In the course of the same year, 1933, two other Wheatley books appeared, but it was in 1934 that his most famous and perhaps most successful novel came out, "The Devil Rides Out" ("The Virgins of Satan"). First of a long series devoted to the supernatural and black magic, this book had the distinction of resting on extremely precise and rigorous documentation. Never, in all likelihood, has fantasy literature given so many details of the rituals and the philosophy of Satanism. To get to this point, Wheatley had made friends with the majority of the great figures of the Occult of his era and had organised at his house a dinner party which brought together such personages as Aleister Crowley, Rev Montague Summers, Rollo Ahmed and Harry Price [not true]. He wanted a nerve to do it, you might say. Nevertheless, it must be said that the dinner bore fruit because when the book appeared, enthusiastic critics wrote that it was the best thing done in the genre since Dracula.
In spite of this success, Wheatley did not confine himself to the fantastic. His oeuvre, comprising around 80 novels and several hundred novellas [? is M. Riche just making this up as he goes along ?], is certainly that of a great popular novelist who wanted to explore all the highways and byways of literature: history, mystery, espionage... and even science fiction. For this latter genre, it seems that one theme especially claimed his attention, that of lost worlds and vanished continents. Five novels are devoted to this theme, of which "The Discovery of Atlantis" was the first volley of a mini-series, made up of two volumes, the second entitled "The Man Who Missed The War" (1945)
Like "The Devil Rides Out", "The Discovery of Atlantis" rests on a precise and abundant documentation, but the body of information which Wheatley deploys had already inspired many of his fellow novelists at the time the novel was published. The reader would probably have little difficulty in deciphering the traces left by certain of his confreres in the authors imagination, and no one will be surprised to learn that DW was a great admirer of Conan Doyle among others.
Nevertheless, Wheatley has his own style. And his own ideas. Ah, Wheatley's ideas! It is these, without doubt, that have put the kybosh [literal French more like 'put the brakes on'] on the export of his success. It has to be said that from a strictly philosophical point of view, he never went in for lace-making [presumably means he wasn't delicate or hair-splitting] and likewise, he never sought to conceal his sympathy for all that is situated on the far right of the political field. In "Toby Jugg the Possessed", for example, Satanists and Communists are one and the the same group of people, and the Russian Revolution is explained by the intervention of the Prince of Darkness! This is only one example. There are many others. This clearly has its funny side, but in 1974, when the book appeared in France, fantasy fans had little taste for this kind of humour. Thus the reception this book received, although its only flaw, fundamentally, was to express openly a problem that gothic fantasy novelists generally strive to brush under the carpet....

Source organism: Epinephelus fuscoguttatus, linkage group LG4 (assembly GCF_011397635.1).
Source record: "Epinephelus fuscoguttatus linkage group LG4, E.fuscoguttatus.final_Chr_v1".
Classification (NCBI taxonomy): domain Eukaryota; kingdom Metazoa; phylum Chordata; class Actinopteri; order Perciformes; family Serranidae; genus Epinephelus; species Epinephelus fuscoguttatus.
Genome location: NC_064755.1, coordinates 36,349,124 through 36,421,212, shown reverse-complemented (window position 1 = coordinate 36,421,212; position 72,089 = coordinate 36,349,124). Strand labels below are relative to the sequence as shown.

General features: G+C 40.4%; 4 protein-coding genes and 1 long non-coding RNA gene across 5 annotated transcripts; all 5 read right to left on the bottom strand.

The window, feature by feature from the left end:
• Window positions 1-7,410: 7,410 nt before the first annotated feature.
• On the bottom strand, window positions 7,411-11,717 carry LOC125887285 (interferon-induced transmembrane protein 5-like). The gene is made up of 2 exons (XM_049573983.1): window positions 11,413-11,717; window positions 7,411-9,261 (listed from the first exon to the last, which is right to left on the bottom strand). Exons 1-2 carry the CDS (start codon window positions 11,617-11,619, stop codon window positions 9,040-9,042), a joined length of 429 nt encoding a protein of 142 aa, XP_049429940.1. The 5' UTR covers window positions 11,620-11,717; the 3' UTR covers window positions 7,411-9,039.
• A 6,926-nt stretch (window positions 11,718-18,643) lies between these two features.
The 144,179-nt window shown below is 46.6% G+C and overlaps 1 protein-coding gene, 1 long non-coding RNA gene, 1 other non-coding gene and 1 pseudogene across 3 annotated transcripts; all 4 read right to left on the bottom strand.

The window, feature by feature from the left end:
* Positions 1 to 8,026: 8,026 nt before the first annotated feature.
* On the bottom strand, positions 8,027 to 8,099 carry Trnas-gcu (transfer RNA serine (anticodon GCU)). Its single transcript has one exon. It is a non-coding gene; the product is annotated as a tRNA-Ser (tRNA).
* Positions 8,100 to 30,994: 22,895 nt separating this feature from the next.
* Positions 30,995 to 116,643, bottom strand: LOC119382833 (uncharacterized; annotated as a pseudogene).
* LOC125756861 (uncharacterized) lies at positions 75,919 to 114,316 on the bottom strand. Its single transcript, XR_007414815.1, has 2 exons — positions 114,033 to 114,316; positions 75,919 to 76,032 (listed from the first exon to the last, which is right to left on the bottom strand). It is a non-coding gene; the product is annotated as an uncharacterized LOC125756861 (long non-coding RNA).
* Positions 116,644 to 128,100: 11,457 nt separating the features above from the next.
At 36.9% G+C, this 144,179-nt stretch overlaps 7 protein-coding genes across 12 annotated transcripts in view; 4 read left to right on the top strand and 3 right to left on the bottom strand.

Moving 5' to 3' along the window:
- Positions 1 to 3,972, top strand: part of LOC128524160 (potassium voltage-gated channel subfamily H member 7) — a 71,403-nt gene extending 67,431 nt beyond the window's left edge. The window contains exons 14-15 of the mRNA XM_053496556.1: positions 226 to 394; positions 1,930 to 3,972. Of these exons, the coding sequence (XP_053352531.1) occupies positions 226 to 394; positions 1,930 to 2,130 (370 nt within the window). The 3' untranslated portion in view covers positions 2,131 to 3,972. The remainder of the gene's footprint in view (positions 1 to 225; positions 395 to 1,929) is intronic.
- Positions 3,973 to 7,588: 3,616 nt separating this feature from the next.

Times have changed. The ideological [depistage – diagnosis / test?] that for so long took the place of a critical approach for fans of fantasy literatures, has long gone up in smoke. The ridiculousness and sterility of this approach ended by getting the better of it and now we can take part in a lucid revaluation of the story. Thus the moment has perhaps come for us to rediscover Wheatley.
Dead in 1977, he was hardly to know a French readership except through his fictional "Judicial Dossiers", published by Ramsay (the Prentice Affair or Murder off Miami). Who, among the readers and critics excited by these dossiers, would know that they have in their author – and inventor – one of the greatest popular novelists of our time, a worthy successor of Conan Doyle or Rider Haggard? And who, among these enthusiasts, has heard of characters such as the Duke de Richeleau, Roger Brook, Julian Day or Gregory Sallust, heroes whose notoriety approaches, for the British, that of a Sherlock Holmes or an Allan Quatermain. Come on, there's an whole oeuvre waiting for us, dense, immense, teeming and disconcerting. It is time that Francophone aficionados of adventure novels and fantastic stories took heed of his existence. If only so as not to die stupid.